Improving Care for the Frailest Patients: How Two Value-Based Care Best Practices Can Help

Updated on January 11, 2023
African American gynecologist talking to patient with tablet
headshot rob cetti

Prior to the pandemic, practices relied on patients to outreach to their providers and make appointments for preventive care. This historical passive approach can leave a practice’s most frail patients unseen and undertreated because the individual may not reach out to their providers before they are in crisis.  Providers may only learn of the patient’s health challenges when they show up at the emergency room.

The benefits of proactive chronic condition management support everyone in the health care system, and with the growth of value-based care, it can now be realized. But effectively managing this process still has room for improvement.  As the volume of patients with chronic diseases grows, and the acuity of those patients intensifies, physicians must find straightforward ways to consistently identify their sickest patients and help them manage their care effectively. 

This is where value-based care provides an advantage  

With models that encourage proactive care management and offer greater flexibility, providers are better able to identify their frailest patients, target preventive care, and even get creative in breaking down possible barriers to that care. Two best practices are essential for this work. The first involves leveraging data intelligence solutions to find those patients who have multiple chronic conditions and who may be at risk for a negative health event. By using technology that sifts through claims data, electronic health record data and admit, discharge, transfer (ADT) data, providers can more effectively stratify their patient population, pinpointing those individuals at greatest risk. These tools can not only help providers understand the acuity of their patient population as a whole, but also identify patients who require more, or new, outreach and connection. Providers can then use the data to prioritize their time and resources, focusing on those patients who need the most care.  

The second best practice involves coordinating the care for those high-risk patients identified through data intelligence. This involves targeted outreach and communication. Using the appropriate clinicians and staff, a practice can connect with patients and set up appointments for physicals and screenings, reconcile medications, and determine the need for specialist visits. Clinicians can also check in with patients who have recently been discharged from the hospital to ensure they are following treatment plans and have what they need to avoid readmission. One of the most helpful tasks a clinician can handle is finding out if there is anything preventing a patient from complying with a treatment plan, attending an appointment or filling a prescription. If there are barriers, such as transportation issues, lack of access to healthy meals, health literacy concerns or economic challenges, clinicians and staff can work with the patient and family to find solutions. Value-based care models support the idea of providers building relationships with community partners and identifying other resources that can alleviate any obstacles standing in the way of good care.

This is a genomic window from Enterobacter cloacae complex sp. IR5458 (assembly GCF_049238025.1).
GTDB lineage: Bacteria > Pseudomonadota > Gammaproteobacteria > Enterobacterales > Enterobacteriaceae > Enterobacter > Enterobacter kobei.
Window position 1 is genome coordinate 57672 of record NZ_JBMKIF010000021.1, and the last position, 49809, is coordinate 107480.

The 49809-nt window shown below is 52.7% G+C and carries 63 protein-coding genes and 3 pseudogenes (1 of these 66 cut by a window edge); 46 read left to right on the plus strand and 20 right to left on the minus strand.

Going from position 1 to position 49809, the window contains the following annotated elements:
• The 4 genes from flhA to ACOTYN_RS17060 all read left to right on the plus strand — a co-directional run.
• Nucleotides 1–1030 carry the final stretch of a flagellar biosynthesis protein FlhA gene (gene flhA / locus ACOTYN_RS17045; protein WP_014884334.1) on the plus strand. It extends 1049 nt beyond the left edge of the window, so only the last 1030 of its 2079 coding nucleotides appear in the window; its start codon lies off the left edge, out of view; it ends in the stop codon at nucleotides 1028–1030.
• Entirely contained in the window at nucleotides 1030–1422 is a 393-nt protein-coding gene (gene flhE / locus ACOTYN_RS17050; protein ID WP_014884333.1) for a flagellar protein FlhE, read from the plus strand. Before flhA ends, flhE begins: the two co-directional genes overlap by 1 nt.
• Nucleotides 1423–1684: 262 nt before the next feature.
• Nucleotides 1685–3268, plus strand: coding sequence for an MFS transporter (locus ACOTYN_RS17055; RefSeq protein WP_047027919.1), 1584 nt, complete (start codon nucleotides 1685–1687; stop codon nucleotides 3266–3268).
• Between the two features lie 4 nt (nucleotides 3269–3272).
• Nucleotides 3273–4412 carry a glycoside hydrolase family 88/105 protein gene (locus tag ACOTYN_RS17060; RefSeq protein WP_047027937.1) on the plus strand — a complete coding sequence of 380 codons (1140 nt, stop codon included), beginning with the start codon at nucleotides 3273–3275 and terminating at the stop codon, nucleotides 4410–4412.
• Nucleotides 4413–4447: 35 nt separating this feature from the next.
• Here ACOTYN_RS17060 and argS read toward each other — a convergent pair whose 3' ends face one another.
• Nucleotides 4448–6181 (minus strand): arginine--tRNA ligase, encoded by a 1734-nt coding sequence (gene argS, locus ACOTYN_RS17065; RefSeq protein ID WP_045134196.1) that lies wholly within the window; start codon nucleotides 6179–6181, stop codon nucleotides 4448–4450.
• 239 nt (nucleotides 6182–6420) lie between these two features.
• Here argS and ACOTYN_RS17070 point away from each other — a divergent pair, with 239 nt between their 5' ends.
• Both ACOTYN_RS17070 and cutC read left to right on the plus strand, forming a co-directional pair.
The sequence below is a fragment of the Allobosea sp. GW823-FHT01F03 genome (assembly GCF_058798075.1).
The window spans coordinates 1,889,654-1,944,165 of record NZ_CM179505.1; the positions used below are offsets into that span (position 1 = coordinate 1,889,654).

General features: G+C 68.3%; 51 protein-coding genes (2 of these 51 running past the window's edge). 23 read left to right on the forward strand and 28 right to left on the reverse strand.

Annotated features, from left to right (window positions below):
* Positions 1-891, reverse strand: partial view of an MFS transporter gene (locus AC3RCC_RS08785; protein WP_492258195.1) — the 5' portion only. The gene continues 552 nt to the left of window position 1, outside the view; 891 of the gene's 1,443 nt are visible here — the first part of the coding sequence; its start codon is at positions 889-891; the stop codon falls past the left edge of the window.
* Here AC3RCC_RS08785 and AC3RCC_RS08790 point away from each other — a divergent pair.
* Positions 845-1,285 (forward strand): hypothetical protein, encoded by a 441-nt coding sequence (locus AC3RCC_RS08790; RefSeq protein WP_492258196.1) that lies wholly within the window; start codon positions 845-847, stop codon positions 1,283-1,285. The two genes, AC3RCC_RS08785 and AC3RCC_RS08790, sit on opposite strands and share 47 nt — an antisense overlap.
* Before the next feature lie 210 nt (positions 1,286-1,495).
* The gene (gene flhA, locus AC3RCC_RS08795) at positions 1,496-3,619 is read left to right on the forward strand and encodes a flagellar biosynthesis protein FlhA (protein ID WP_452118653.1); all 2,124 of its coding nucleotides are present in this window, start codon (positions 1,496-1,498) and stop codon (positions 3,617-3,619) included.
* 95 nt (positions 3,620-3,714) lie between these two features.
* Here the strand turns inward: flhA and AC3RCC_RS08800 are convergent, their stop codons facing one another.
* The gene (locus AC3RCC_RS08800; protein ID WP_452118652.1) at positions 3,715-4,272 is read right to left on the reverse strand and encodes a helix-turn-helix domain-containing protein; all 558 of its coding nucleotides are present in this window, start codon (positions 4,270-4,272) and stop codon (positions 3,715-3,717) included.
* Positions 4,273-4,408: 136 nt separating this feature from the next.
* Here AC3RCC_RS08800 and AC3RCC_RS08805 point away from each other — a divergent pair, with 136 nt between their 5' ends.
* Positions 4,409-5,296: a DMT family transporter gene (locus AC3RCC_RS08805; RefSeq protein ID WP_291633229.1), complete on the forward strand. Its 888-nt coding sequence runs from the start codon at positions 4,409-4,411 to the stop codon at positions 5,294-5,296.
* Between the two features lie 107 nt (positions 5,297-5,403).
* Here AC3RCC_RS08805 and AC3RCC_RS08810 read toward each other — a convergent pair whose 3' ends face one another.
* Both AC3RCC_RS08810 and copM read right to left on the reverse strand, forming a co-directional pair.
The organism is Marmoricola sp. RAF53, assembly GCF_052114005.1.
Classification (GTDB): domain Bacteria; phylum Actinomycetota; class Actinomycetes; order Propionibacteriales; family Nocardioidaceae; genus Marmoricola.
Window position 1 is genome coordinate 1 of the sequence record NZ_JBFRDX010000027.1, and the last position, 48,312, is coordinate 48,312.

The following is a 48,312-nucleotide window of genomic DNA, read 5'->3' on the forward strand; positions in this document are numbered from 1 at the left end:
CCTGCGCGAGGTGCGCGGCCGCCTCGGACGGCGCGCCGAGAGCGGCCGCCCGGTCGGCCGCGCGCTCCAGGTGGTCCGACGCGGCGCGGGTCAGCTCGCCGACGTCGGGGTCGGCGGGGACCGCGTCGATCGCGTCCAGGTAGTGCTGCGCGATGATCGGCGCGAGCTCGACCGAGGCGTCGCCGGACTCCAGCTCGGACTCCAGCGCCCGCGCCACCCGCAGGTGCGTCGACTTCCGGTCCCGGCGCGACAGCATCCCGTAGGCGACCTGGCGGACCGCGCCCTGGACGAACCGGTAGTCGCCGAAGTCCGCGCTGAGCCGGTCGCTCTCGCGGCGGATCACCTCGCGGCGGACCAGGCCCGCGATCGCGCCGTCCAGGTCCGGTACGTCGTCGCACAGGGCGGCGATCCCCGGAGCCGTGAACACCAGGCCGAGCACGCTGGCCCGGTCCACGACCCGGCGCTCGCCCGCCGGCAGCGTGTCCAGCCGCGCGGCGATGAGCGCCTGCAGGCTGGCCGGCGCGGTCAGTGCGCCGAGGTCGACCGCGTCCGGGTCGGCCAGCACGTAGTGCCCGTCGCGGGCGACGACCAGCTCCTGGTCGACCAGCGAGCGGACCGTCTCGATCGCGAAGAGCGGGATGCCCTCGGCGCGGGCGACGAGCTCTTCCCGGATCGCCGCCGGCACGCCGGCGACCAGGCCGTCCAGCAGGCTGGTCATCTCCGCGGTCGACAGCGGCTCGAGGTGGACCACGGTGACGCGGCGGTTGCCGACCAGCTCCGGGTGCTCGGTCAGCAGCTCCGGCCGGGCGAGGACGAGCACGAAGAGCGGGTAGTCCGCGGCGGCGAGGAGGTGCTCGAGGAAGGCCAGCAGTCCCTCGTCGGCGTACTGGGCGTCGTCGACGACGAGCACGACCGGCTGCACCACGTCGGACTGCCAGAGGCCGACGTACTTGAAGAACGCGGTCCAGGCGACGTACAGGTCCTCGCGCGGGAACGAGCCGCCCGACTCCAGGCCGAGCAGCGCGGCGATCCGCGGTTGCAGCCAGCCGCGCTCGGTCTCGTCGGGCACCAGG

A partner focused on clinical value is key

Strong data intelligence coupled with proactive outreach can make a significant difference in the lives of patients. However, these strategies require dedicated resources that may be hard to come by if an organization operates alone. Relying on an expert partner to deploy strategies and solutions can enable more targeted outreach and support better operational processes. This helps providers care for patients when and how they need it–helping the physician get back to the reasons why they entered primary care medicine in the first place. 

headshot rob cetti
Rob Cetti
President at CareAllies

Rob Cetti is the President of CareAllies, a company that collaborates with independent physicians to accelerate their transition to value-based care. There, Cetti focuses on further connecting care between patients and providers through innovative value-based care solutions that help reduce health care costs, while improving quality and overall care experiences. Cetti has served in a variety of leadership roles during his cumulative 20 years with CareAllies and Cigna. He most recently led Cigna's affordability efforts for U.S. Commercial and Medicare Advantage in Arizona, focusing on provider contracting in the market, including for Medicare and accountable care organizations in alternative payment models.